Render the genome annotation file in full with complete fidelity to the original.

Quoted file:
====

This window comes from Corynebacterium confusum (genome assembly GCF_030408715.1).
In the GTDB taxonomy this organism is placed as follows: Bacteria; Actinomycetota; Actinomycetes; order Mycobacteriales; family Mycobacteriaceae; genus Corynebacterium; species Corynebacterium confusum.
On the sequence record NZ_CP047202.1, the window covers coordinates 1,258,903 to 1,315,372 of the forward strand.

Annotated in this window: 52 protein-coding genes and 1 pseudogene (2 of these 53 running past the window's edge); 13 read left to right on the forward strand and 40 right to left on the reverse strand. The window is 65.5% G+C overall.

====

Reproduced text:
This window comes from Corynebacterium confusum (genome assembly GCF_030408715.1).
In the GTDB taxonomy this organism is placed as follows: Bacteria; Actinomycetota; Actinomycetes; order Mycobacteriales; family Mycobacteriaceae; genus Corynebacterium; species Corynebacterium confusum.
On the sequence record NZ_CP047202.1, the window covers coordinates 1,258,903 to 1,315,372 of the forward strand.

Annotated in this window: 52 protein-coding genes and 1 pseudogene (2 of these 53 running past the window's edge); 13 read left to right on the forward strand and 40 right to left on the reverse strand. The window is 65.5% G+C overall.